Chelichnus duncani

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image of Chelichnus tracks

Permian - Coconino Sandstone, Arizona

Small animals scampered across desert sands 300 million years ago to leave these tracks behind. As it is seldom possible to identify which animal actually made a track, tracks have their own naming system distinct from that of the track makers. Chelichnus duncani tracks were left by a small animal that walked on four limbs with a sprawled five-toed stance. Originally discovered and described from quarries in Scotland, nearly identical tracks are common in sandstone layers of North America’s Grand Canyon. In both locations, as well as most other Chelichnus localities, these tracks occur in what were originally windblown dune sands that date to the middle of the Permian, roughly 275 million years ago.

Chelichnus tracks were first described around 1820 by Henry Duncan, although at the time no one had any idea what animal left them. In 1824, William Buckland not only described Megalosaurus, the first dinosaur recognized by western science, but also claimed to have identified the maker of Chelichnus. Awaking his wife, Mary Buckland, who was an accomplished scientific illustrator, he said he had just realized Chelichnus tracks were probably tortoise tracks. Deciding to test the concept, Mary and William covered the kitchen table with flour paste and brought in their garden tortoise to wander across the table, leaving tracks very similar to the fossil footprints. This story spread and Richard Owen, in the same 1842 publication in which he coined the term ‘dinosaur’, formally identified the tracks as Testudo duncani in honor of Henry Duncan. However, as Testudo was the name for a tortoise genus and the tracks were not tortoises, the name was changed to Chelichnus duncani, meaning 'Duncan's chelonian footprints' (Chelonia being another name for the order that includes turtles, terrapins, and tortoises).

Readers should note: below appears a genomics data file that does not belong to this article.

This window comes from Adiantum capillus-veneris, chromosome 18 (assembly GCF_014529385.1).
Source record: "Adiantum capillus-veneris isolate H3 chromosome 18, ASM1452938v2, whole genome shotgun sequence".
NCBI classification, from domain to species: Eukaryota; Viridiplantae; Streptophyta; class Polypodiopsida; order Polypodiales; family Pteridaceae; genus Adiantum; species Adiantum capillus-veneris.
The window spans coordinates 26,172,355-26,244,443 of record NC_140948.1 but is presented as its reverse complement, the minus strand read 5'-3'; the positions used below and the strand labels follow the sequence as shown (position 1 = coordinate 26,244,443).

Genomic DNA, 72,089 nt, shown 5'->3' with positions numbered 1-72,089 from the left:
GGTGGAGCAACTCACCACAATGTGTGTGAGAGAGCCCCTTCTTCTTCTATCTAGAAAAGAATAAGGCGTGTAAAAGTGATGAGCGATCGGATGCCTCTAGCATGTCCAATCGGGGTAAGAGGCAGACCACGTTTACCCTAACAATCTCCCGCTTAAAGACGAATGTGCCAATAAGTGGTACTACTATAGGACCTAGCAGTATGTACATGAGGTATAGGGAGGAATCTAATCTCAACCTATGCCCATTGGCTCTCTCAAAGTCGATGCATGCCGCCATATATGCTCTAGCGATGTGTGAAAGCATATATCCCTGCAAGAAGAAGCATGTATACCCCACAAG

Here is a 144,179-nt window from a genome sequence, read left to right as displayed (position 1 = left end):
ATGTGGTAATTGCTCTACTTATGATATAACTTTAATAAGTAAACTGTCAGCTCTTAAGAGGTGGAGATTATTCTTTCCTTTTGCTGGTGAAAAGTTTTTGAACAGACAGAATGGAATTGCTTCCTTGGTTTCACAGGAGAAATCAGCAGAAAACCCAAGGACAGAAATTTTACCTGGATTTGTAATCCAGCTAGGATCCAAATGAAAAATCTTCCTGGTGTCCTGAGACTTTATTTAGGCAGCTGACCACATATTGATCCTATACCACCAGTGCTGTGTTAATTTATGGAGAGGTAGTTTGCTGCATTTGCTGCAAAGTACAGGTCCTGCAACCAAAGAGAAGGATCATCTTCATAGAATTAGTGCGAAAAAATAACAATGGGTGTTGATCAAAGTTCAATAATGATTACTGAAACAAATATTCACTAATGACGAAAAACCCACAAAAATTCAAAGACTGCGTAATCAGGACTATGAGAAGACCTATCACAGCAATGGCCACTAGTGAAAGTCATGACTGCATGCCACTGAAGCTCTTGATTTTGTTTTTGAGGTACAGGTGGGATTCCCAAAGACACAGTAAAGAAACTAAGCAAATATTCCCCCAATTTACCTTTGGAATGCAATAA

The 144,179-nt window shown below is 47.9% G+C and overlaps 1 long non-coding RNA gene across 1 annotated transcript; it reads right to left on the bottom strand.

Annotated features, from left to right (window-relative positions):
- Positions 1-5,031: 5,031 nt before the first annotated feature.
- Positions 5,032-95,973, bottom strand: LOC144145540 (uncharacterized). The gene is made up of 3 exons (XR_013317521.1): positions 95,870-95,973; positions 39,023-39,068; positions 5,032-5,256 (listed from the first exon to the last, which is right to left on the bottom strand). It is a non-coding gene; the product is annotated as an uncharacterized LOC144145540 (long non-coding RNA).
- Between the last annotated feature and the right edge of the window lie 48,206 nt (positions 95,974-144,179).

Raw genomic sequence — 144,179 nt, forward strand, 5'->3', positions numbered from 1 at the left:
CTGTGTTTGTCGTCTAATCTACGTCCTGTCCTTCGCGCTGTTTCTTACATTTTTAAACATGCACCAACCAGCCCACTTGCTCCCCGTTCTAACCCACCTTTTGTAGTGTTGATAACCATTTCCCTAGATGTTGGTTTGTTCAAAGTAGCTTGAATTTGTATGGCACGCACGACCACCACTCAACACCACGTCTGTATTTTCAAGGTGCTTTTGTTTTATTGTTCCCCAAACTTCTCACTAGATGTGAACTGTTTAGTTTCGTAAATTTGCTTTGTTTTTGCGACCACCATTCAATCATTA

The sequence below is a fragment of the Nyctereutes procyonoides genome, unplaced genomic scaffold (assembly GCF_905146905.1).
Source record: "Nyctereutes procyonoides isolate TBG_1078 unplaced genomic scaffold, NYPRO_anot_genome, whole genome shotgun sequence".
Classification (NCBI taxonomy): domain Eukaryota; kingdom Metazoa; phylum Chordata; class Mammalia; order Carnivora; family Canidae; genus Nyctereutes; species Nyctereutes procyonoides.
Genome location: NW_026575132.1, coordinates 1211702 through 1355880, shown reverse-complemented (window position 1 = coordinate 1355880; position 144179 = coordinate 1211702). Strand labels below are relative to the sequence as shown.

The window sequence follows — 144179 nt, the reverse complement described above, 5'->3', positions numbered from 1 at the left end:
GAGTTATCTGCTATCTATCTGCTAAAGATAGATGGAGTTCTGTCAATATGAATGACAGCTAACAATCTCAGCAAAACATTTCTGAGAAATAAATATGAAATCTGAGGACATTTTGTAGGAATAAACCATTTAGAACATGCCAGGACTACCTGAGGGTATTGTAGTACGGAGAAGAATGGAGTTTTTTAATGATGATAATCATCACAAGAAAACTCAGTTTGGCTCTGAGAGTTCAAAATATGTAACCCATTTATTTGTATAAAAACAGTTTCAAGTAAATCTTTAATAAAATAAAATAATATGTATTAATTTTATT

One significant problem remained though. Despite the Bucklands’ early morning kitchen experiment, tortoises had not yet evolved by the Permian, only arising in the Triassic. So Chelichnus could not be tortoise tracks. We now suspect they were made by a proto-mammal, one of our distant ancestors.